Lichen taking over a flat marker.  Photo E.Moes: Emanu-el Cemetery.

Lichen taking over a flat marker. Photo E.Moes: Emanu-el Cemetery.

So far our focus at the Jewish cemetery has been about the individuals represented by the memorials, their spatial relationship to the landscape and to each other as well as the dimensions of each of the memorial features.  As we move into the second week we are formally introduced to the “business” end of the cemetery; the procurement of, the physical characteristics of and maintenance of the stones and graves.

Before we have even approached the formality of cleaning or understanding the material characteristics, we have already moved absently from the textual experience of the memorials to the tactile. We gently sweep away the debris to uncover the messages within the memorial’s design, or to trace the incised inscriptions with finger-tips, discerning “3”s from “8”s. The compulsion to tidy or to weed comes naturally -not just from a sense of order but also from a sense of reverence.

The Stone

Marble headstones showing characteristic wear. Photo from Morguefile

Marble headstones showing characteristic wear. Photo from Morguefile

Stewart Monumental Works Ltd. a Victoria business established in 1896, is as much a pioneer as many of the individuals that occupy the cemetery and provides many of the headstones, grave structures and restoration services. Luke paused in his placement of a memorial to provide a stonemason’s insight to the characteristics of the individual stones and the thought behind some of the choices. The soft and porous white marble, beautiful at the beginning of their life, is vulnerable to time and nature’s persistent pressures. Most of these memorials are indicative of older memorials connected to their amenability to be worked with the simple technology of chisel and hammer.  The granites, transformed by modern mechanics and technology, by their very nature can tell their story of their origin. The pink granite points to India, the greys and blacks to Canada and the United States while the grains indicate relative ages and maturity of the stones.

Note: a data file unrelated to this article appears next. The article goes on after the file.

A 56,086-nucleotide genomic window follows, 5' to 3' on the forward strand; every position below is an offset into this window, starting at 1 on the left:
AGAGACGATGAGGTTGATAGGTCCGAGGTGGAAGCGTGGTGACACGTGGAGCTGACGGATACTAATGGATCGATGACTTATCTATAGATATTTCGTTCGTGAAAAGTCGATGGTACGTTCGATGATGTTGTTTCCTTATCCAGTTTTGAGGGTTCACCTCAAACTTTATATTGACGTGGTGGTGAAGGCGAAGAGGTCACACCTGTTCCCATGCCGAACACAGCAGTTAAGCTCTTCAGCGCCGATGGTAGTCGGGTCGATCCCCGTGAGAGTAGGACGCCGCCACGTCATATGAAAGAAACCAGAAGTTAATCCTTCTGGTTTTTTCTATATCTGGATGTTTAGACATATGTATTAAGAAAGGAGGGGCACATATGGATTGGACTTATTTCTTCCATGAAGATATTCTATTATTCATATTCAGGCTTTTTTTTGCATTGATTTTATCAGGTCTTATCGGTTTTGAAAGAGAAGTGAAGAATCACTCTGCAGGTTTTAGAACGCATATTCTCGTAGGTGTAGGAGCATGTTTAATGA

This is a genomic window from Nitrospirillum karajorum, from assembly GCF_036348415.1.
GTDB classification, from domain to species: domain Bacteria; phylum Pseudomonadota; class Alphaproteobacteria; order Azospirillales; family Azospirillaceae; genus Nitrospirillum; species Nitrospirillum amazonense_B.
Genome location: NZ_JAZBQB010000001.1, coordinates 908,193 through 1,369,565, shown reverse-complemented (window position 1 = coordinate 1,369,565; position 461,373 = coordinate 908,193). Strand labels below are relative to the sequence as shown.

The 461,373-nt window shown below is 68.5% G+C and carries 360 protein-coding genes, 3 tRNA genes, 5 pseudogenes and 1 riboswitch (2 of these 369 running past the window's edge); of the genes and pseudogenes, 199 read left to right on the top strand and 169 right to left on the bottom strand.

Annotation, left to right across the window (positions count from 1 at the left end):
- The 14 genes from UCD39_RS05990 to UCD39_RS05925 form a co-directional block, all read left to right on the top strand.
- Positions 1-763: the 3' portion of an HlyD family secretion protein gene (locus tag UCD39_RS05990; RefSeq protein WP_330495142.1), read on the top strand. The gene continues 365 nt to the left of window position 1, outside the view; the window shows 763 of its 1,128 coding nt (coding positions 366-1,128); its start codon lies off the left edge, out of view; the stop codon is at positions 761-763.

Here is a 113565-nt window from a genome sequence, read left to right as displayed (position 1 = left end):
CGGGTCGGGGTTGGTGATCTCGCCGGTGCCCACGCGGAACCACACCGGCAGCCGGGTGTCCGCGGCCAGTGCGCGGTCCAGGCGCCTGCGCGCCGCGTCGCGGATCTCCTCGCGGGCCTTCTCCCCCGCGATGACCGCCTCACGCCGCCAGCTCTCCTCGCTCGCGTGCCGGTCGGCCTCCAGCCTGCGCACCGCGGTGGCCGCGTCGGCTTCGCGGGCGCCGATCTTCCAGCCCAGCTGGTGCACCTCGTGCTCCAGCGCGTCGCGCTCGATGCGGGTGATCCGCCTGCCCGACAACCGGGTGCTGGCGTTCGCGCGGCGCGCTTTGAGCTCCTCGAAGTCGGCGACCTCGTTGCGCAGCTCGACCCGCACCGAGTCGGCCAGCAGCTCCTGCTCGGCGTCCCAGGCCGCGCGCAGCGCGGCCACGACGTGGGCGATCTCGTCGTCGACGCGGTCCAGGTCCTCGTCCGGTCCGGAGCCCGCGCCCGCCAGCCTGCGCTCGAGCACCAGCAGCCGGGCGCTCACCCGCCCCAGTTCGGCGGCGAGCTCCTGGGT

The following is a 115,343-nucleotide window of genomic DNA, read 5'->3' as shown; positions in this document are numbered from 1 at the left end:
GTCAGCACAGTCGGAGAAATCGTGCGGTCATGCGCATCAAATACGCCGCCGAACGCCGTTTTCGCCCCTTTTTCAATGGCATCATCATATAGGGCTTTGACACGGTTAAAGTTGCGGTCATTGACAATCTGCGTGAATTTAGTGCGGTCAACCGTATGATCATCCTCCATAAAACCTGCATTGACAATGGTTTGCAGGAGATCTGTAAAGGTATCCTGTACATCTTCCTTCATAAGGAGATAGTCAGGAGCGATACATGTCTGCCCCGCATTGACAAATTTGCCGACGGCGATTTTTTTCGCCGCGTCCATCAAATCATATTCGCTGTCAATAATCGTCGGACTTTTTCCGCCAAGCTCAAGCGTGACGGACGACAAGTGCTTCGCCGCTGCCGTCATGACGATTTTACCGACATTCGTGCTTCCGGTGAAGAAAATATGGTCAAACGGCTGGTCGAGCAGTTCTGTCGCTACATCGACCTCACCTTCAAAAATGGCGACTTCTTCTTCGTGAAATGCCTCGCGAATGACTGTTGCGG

Restoration and Care

Restoration and care covers the spectrum from the weeding of grave gardens to the washing off of algae from memorial stones to full excavation and repair of graves due to collapse or sadly vandalism. Trees have a duplicitous role: at once protecting memorials from, sun and rain while themselves contributing to damage by their sap or root damage. When damage is beyond repair the only option becomes a full restoration that can run into the thousands of dollars when it involves the excavation of a grave, re-pouring of concrete or the replacement of headstones and grave markers.

Another Piece of the Puzzle

Thanks to Luke we now have another piece of the puzzle that involves the deeper understanding of cemetery monuments in general and Emanu-el in particular. We have been recording estimated dates for the creation of the monuments based on the dates of death of the individuals only to be reminded by Luke that many of the stones were replacements for wooden markers lost in the many fires that have razed the cemetery over the years. It means that we need to think more broadly and temper out assumptions.

A monument is not just made of pink granite and identified as a “31”. Its colour in fact now tells story of it being quarried and transported from India at the turn of the century, its tonnage shipped overseas, drawn by horses to the stonemasons and eventually to its final resting place at Emanu-el-its purpose to relay information and memorialize those who have passed.

Military headstone showing algae stains. Photo E.Moes: Emanu-el Cemetery.

Military headstone showing algae stains. Photo E.Moes: Emanu-el Cemetery.